A US bishop “expects”, but doesn’t command, that Mass be said “facing the people”

If email were rain, I’d be soaked.  I was sent an image of a letter sent by Bp. Anthony Taylor of Little Rock, Arkansas, to priests.  In this letter, the Bishop says that he “expects” that Mass always be celebrated “facing the people”.

CCWatershed has a good summary of this sad new development and an image of the letter with the relevant text highlighted.

Here’s the problem.

Bp. Taylor cites a letter of 12 July 2016 from the head the USCCB’s liturgy committee, Bp. Serratelli, in the wake of Card. Sarah’s personal plea to priests to say Mass ad orientem. Once again, however, Serratelli cited the English MISTRANSLATION of GIRM 299, incorrectly asserting that 299 says that it is preferable that Mass be celebrated “facing the people”.  That is NOT what 299 says.

Based on this error, Bp. Taylor then states that he “expects” that the Ordinary Form will be “facing the people”.

He “expects” that.  He can’t mandate or command that.  Why?

On 10 April 2000, the Congregation for Divine Worship issued an official response about this matter:

This dicastery wishes to state that Holy Mass may be celebrated versus populum or versus apsidem. Both positions are in accord with liturgical law; both are to be considered correct.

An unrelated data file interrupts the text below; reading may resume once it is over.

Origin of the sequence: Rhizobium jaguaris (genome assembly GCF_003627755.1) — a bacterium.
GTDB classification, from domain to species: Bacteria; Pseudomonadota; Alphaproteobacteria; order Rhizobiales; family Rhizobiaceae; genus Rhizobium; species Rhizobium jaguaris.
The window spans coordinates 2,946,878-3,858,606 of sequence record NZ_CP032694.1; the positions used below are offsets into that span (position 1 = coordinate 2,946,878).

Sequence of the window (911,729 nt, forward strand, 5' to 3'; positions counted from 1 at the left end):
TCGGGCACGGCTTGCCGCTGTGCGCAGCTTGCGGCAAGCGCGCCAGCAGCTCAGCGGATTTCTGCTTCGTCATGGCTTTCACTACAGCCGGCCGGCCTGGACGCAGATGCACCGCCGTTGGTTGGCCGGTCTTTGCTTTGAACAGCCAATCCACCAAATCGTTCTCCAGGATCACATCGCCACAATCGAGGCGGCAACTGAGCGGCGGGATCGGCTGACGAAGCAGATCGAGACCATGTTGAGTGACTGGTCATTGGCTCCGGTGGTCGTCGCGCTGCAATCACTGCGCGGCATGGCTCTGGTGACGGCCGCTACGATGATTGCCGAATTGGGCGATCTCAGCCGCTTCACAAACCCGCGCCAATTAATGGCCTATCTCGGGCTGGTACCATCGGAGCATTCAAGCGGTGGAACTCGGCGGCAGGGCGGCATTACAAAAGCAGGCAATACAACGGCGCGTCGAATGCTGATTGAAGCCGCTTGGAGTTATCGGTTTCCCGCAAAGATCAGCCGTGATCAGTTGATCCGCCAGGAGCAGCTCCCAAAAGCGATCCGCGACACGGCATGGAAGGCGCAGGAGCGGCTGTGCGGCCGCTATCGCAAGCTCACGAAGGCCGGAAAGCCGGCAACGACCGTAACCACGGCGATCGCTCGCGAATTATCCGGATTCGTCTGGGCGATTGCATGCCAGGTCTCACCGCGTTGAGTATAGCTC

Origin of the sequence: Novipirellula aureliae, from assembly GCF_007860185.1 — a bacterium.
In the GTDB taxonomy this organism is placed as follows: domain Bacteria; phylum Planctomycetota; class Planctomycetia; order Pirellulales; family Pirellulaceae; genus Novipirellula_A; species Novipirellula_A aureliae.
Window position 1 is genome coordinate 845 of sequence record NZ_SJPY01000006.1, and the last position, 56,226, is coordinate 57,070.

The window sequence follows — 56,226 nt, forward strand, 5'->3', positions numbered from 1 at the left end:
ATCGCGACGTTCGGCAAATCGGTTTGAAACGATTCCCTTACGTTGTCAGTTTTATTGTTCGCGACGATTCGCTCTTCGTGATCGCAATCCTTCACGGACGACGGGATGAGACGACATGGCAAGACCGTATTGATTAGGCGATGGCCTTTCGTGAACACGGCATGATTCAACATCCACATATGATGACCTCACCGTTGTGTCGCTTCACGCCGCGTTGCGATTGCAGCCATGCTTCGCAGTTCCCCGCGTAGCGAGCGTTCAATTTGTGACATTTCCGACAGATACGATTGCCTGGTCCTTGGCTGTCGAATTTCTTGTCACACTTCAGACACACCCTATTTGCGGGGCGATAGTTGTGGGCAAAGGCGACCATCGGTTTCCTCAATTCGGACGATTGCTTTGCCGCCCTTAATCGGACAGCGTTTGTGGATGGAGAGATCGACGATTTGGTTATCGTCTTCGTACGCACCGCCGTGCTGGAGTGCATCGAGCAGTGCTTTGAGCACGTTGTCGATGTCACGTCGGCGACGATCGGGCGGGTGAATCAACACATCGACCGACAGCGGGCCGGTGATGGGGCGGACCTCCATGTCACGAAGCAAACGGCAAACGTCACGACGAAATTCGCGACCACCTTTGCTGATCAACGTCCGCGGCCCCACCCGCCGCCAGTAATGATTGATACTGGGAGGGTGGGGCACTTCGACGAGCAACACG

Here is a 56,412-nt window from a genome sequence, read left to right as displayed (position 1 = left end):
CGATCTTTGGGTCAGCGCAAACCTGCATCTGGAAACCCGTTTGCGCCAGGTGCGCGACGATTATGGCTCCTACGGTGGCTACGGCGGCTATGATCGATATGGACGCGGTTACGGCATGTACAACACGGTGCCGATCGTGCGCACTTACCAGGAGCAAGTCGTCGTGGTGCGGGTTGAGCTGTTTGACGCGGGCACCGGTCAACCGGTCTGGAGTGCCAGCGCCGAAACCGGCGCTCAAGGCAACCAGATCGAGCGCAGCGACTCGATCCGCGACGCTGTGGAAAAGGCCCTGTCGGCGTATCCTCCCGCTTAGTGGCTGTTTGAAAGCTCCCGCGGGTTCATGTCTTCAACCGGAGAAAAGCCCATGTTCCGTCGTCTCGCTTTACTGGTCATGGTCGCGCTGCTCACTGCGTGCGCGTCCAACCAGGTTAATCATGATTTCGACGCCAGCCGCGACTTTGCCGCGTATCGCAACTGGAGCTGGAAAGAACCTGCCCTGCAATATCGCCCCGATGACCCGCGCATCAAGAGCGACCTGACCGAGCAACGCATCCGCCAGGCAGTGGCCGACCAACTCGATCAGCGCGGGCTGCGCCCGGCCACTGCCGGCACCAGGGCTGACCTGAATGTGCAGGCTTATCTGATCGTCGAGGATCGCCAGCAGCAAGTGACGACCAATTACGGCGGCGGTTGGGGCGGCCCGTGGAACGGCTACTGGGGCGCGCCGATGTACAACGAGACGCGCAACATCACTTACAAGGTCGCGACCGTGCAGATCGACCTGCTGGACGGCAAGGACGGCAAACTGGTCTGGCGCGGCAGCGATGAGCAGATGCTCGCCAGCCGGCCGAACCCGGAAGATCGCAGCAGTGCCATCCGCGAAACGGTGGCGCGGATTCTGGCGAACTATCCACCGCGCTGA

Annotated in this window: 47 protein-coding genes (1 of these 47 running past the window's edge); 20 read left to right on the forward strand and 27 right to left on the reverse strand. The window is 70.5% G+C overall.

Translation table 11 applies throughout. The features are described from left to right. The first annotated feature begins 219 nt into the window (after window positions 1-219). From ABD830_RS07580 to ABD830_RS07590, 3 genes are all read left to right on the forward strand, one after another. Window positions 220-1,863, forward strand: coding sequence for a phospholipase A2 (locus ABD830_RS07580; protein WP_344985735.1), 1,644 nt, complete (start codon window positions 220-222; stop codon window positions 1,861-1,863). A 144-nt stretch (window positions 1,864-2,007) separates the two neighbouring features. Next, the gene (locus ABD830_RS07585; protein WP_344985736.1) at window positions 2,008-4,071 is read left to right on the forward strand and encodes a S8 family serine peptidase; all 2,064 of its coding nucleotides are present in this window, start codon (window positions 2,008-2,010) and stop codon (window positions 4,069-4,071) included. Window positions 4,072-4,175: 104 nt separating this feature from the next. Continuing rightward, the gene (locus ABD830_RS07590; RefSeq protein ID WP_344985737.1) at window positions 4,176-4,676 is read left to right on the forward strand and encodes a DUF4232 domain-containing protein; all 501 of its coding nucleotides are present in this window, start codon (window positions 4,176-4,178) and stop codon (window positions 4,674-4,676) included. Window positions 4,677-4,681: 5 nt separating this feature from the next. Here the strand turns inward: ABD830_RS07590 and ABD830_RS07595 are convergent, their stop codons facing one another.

There is no preference expressed in the liturgical legislation for either position. As both positions enjoy the favor of law, the legislation may not be invoked to say that one position or the other accords more closely with the mind of the Church.

In a nutshell, bishops can’t overrule universal laws, including rubrics.

That last part is an overstatement, by the way: the rubrics of the Mass in Latin in the Missale Romanum clearly indicate that at times the priest turns away from the altar to face the people and then turns back to the altar.  Nevertheless, the Congregation is clear.  And Bp. Serratelli’s letter goes on to acknowledge this fact (not quoted here).

I would only add that it seems that in 2012 Bp. Taylor repressed a TLM community by placing myriad conditions for the celebration of the older form of Mass.  In 2011 the document Universae Ecclesiae from the Pontifical Commission “Ecclesia Dei”, would clarify.  Too late.  More on that HERE.  To be fair, right now in N. Little Rock, the FSSP have a toe hold at a parish, St. Patrick’s. It is not their own church, but they have some use of it for early daily Mass. Also, confessions are heard for 30 minutes before each Mass.  What a great service to that parish from these good FSSP priests.

Back at CCWatershed, there is a note at the end which I cordially and sincerely endorse, to wit (my emphases):

Some have already ascribed bad intentions to Bishop Taylor, but I disagree. I suspect he sent his letter without knowing the CDW had specifically said the diocesan bishop cannot outlaw “ad orientem.” I believe that once Bishop Taylor becomes aware of that statement, he will issue a retraction. Furthermore, I strongly suspect Bishop Serratelli will retract his letter when the correct translation of paragraph 299 is brought to his attention.

To help everyone involved, let’s review 299. Again.

Altare exstruatur a pariete seiunctum, ut facile circumiri et in eo celebratio versus populum peragi possit, quod expedit ubicumque possibile sit.